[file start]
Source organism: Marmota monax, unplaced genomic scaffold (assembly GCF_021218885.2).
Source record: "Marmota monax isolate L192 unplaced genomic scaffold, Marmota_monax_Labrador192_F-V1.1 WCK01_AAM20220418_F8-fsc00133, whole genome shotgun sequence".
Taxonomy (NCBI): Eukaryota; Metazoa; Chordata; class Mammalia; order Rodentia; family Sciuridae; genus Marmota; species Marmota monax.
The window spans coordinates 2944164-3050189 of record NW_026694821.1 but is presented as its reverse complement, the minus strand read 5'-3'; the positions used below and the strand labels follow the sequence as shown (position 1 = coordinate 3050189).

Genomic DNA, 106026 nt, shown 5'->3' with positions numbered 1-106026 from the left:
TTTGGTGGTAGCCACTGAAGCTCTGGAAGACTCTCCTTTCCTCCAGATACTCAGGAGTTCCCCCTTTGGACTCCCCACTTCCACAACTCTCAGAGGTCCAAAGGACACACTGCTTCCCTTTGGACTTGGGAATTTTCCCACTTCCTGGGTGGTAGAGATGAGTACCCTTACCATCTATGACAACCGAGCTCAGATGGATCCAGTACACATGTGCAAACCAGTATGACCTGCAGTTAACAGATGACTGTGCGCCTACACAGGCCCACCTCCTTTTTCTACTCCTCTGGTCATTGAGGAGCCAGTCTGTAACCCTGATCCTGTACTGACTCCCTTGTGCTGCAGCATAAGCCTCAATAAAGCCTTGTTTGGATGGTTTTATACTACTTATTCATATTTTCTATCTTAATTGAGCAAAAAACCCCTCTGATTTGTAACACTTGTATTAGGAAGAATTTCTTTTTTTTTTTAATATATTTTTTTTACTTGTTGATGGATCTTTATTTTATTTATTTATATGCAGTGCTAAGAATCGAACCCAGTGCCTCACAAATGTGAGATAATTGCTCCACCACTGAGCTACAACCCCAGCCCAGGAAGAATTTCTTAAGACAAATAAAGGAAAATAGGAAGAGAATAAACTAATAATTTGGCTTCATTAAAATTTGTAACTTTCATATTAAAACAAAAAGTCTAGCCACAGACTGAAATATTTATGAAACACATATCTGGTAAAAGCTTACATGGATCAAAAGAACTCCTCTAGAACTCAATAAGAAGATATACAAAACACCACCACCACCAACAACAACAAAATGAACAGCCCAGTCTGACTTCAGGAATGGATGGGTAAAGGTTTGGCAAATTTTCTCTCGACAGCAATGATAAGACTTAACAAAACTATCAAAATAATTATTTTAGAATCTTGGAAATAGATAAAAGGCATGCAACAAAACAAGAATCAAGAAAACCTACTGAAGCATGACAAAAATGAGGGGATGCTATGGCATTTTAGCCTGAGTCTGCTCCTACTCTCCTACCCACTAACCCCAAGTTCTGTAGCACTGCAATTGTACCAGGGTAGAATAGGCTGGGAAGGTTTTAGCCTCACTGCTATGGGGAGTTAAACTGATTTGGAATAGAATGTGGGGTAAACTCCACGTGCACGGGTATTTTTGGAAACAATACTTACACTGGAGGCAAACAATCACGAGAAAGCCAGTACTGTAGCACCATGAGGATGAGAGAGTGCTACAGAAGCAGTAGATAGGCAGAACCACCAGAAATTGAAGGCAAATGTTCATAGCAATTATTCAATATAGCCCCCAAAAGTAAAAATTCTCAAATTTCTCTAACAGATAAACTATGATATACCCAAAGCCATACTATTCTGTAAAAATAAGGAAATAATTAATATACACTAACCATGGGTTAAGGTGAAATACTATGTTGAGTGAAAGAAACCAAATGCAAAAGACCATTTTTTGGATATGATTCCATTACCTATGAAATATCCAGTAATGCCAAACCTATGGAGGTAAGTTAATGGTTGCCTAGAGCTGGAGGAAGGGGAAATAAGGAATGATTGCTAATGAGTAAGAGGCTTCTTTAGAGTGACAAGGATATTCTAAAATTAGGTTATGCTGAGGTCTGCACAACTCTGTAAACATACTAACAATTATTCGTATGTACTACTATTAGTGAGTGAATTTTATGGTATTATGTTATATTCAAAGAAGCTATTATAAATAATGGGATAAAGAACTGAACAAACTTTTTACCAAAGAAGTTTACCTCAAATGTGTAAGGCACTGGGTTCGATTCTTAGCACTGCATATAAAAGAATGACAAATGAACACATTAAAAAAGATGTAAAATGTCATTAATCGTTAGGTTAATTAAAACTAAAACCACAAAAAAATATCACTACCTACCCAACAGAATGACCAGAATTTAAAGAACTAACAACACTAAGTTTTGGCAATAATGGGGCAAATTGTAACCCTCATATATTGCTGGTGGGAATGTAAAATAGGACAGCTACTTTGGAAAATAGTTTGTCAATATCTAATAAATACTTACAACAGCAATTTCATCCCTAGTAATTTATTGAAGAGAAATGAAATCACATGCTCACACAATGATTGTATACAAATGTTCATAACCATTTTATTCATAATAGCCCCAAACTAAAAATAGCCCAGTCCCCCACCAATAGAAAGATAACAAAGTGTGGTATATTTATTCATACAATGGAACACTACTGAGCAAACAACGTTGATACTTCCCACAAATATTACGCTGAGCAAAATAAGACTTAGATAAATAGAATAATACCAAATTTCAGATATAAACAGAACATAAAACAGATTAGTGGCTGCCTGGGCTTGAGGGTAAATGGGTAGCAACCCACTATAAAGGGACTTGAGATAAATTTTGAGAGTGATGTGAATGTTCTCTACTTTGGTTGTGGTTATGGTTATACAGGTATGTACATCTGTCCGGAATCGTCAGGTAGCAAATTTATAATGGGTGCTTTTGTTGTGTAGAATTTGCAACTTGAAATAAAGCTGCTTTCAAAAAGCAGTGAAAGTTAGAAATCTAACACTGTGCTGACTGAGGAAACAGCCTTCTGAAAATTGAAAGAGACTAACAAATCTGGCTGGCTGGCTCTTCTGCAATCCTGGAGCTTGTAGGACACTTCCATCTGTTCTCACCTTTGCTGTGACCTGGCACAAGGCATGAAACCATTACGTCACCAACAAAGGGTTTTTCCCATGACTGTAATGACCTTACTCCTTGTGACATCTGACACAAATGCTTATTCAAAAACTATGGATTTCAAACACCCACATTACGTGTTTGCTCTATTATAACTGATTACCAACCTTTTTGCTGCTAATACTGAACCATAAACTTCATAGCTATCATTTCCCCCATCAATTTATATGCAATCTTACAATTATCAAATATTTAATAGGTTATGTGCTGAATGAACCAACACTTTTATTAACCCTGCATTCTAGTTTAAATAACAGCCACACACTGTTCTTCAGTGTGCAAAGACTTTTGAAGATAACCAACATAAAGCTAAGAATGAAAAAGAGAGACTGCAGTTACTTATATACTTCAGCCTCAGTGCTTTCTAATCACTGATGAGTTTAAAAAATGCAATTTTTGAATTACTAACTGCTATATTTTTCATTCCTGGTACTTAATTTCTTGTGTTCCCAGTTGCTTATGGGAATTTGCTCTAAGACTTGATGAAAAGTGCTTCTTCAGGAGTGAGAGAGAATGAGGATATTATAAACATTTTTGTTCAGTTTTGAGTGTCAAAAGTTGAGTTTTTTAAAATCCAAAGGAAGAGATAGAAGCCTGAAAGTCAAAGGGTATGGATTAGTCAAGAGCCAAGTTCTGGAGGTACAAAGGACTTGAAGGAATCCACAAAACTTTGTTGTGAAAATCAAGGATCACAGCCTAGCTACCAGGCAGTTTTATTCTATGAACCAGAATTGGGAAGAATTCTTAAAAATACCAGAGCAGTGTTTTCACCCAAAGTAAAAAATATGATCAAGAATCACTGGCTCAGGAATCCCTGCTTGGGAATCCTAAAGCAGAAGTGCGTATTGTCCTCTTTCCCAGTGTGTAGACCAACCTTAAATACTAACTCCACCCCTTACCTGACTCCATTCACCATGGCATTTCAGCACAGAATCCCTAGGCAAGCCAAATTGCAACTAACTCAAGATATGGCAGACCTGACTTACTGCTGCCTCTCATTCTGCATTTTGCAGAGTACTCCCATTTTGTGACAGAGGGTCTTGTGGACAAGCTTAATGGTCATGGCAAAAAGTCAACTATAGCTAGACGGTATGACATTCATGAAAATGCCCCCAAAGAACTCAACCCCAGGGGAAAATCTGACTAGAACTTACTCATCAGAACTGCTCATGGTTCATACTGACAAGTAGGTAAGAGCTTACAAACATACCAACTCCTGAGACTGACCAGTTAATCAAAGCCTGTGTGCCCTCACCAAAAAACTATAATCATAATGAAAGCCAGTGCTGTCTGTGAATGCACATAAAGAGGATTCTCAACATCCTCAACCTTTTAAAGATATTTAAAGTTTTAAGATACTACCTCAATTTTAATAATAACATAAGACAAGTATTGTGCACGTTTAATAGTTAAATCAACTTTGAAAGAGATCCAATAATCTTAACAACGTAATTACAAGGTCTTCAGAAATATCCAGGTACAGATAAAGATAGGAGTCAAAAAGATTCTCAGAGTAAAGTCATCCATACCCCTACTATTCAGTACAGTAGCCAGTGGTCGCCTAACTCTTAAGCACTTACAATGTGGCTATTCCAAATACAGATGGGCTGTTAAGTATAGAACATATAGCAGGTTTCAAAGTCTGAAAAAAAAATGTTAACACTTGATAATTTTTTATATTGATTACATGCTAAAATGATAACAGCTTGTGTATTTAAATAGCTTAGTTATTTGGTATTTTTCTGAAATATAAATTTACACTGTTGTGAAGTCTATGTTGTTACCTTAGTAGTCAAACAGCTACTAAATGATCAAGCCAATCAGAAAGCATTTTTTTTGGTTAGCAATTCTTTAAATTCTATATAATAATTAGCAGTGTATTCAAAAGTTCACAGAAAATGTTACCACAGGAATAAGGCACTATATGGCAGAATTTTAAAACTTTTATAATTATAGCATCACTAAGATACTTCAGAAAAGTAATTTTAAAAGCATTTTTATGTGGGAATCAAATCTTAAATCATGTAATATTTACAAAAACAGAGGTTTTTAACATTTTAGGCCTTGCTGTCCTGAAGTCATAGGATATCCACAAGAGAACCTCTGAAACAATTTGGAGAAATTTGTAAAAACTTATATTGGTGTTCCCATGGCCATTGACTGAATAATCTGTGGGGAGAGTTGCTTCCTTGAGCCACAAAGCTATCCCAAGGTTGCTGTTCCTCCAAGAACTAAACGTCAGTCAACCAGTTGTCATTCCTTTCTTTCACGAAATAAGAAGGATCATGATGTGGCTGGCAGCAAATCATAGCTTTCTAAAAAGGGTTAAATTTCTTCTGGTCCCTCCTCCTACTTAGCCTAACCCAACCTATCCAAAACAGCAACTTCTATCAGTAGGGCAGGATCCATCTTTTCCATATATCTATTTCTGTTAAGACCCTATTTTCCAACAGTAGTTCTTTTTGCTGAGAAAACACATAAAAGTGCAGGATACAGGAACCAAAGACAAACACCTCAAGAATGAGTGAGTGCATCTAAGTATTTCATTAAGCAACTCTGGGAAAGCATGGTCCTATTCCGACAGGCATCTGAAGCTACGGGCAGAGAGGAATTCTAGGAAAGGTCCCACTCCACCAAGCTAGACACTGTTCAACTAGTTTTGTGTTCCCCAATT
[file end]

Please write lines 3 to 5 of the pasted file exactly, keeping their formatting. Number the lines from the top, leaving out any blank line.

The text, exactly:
Taxonomy (NCBI): Eukaryota; Metazoa; Chordata; class Mammalia; order Rodentia; family Sciuridae; genus Marmota; species Marmota monax.
The window spans coordinates 2944164-3050189 of record NW_026694821.1 but is presented as its reverse complement, the minus strand read 5'-3'; the positions used below and the strand labels follow the sequence as shown (position 1 = coordinate 3050189).

Genomic DNA, 106026 nt, shown 5'->3' with positions numbered 1-106026 from the left: